In platforms and the precariat I asked —If you are not one of the recognized best in your field, can you make a living online or are you just part of some platform’s long tail, valuable only to aggregators and their advertising revenues? As a content creator are you providing the fodder that lets Spotify, Amazon, and YouTube earn huge market valuations? Will there be a middle class in the emerging network creative economy?
Ross Dawson’s 2012 observation was that “in a connected world, unless your skills are world-class, you are a commodity”. Three things will differentiate professionals in such an economy — Expertise, Relationships, and Innovation.
Not only must you be competent in your field but you also need a broad and diverse professional social network, as well as something unique — that’s the innovation component. In such a connected and changing economy, a perspective of perpetual beta is required. For example, as more people take my PKM workshops, parts get copied and used by other companies. Trying to protect my intellectual property is a mug’s game for a freelancer without a team of lawyers. Instead I work on developing trusted relationships by sharing freely, such as on this blog. I also keep modifying the workshop to improve it, which makes it more difficult to copy. I stay ahead through constant change.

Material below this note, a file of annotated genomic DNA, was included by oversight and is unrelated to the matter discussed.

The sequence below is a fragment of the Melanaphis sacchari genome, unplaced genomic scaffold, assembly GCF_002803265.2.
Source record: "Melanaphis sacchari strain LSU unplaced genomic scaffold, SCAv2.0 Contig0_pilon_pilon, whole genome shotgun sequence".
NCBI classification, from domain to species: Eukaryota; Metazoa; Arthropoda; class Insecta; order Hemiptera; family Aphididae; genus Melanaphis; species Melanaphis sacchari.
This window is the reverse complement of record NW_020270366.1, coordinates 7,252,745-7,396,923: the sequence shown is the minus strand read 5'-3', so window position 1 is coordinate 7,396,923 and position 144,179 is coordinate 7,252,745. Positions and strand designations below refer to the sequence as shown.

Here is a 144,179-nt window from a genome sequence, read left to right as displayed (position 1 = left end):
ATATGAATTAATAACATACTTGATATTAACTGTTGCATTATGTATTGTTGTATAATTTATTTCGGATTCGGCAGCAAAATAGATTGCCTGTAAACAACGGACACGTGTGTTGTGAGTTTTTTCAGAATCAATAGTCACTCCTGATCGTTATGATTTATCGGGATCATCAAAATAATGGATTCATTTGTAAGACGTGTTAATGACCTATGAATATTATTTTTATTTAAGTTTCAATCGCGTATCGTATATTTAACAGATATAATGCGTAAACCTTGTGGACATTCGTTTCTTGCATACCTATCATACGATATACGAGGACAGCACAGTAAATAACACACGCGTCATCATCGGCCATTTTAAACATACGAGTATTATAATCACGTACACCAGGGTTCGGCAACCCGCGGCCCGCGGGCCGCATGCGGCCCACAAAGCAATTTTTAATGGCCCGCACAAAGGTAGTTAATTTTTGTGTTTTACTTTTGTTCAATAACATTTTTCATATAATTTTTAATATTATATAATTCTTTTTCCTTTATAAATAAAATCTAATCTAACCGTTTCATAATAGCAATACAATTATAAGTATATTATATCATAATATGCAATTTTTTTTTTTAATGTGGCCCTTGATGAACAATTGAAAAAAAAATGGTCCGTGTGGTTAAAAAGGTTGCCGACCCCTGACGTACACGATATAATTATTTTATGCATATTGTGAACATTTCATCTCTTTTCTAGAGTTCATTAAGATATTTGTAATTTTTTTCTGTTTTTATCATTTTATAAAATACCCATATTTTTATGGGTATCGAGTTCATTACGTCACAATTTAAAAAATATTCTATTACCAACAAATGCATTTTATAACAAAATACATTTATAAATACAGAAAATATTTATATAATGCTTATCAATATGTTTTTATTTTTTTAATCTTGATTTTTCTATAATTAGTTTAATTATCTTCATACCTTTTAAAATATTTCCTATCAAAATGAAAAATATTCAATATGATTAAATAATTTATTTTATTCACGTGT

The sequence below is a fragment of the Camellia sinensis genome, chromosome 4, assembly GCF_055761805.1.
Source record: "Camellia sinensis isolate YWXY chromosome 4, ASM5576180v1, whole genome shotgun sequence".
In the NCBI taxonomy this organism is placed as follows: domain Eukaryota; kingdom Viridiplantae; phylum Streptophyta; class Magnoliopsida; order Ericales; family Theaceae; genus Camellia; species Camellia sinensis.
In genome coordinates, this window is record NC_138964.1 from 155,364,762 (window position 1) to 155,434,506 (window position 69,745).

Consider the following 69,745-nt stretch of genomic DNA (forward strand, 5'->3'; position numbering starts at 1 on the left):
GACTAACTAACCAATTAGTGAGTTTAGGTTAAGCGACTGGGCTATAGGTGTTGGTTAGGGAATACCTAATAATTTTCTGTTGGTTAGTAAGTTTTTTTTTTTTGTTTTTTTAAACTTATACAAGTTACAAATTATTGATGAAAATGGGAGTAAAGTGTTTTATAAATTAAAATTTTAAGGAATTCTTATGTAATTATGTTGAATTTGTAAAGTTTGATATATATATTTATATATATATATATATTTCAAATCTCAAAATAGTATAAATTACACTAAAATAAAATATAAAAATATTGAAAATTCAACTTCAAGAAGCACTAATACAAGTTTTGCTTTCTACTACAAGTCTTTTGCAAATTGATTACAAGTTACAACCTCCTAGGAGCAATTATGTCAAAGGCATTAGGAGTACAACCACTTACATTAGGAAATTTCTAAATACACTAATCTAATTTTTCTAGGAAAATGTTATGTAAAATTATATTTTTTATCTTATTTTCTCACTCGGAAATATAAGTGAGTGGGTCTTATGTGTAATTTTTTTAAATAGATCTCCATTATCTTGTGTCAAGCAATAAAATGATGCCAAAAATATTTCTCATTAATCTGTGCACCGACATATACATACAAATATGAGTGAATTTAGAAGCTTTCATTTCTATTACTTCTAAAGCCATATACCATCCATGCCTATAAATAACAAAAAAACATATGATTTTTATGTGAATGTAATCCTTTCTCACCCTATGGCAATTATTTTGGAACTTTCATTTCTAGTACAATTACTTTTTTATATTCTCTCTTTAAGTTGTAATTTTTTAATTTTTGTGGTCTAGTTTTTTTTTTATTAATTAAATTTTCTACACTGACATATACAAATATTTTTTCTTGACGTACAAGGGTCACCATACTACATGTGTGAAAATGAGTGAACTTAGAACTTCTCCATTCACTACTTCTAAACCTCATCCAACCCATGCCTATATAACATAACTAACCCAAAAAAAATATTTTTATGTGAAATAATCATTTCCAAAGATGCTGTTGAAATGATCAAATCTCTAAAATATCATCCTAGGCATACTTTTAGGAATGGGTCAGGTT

Now that more work is being done online, many people face global competition. Mark Ritson tells about his wife’s yoga instructor, Gary, who went online during a pandemic lock-down. He previously offered at-home personalized instruction, driving to his mostly rural clientele. When the lock-down was over he decided to only offer his services online and avoid all the time and expense of driving. But Mark’s wife now realized that she was no longer limited to Gary.
“In the old, pre-Covid world of yoga my wife was limited to Gary or an elderly woman who creaked a lot and smelled of cheese. But with the opening of this new virtual yoga window, she now has a dizzying array of practitioners keen to work with her from all corners of the globe.”
By moving his business online, Gary had unknowingly increased his competition to the entire world. And it’s not just Gary.
“All the businesses that have gone from physical interaction to virtual engagement are in this same boat. Tax advisors, lawyers, conference organisers – the list goes on and on. They all have dollar signs in their eyes as the costs to serve go down and the potential market grows by a factor of a bazillion. But those dollar signs obscure the dark side of virtual business and the sudden arrival of global competition where once only a few local players battled it out.”
I have understood this since I became a freelancer in 2003. In hindsight I was lucky that I had few local options for work so my focus has always been global. My main competitors are not other freelancers but large consultancies who are constantly mining ideas and offering shiny branded packages. I know this, and act accordingly. The Garys of the world had better do the same.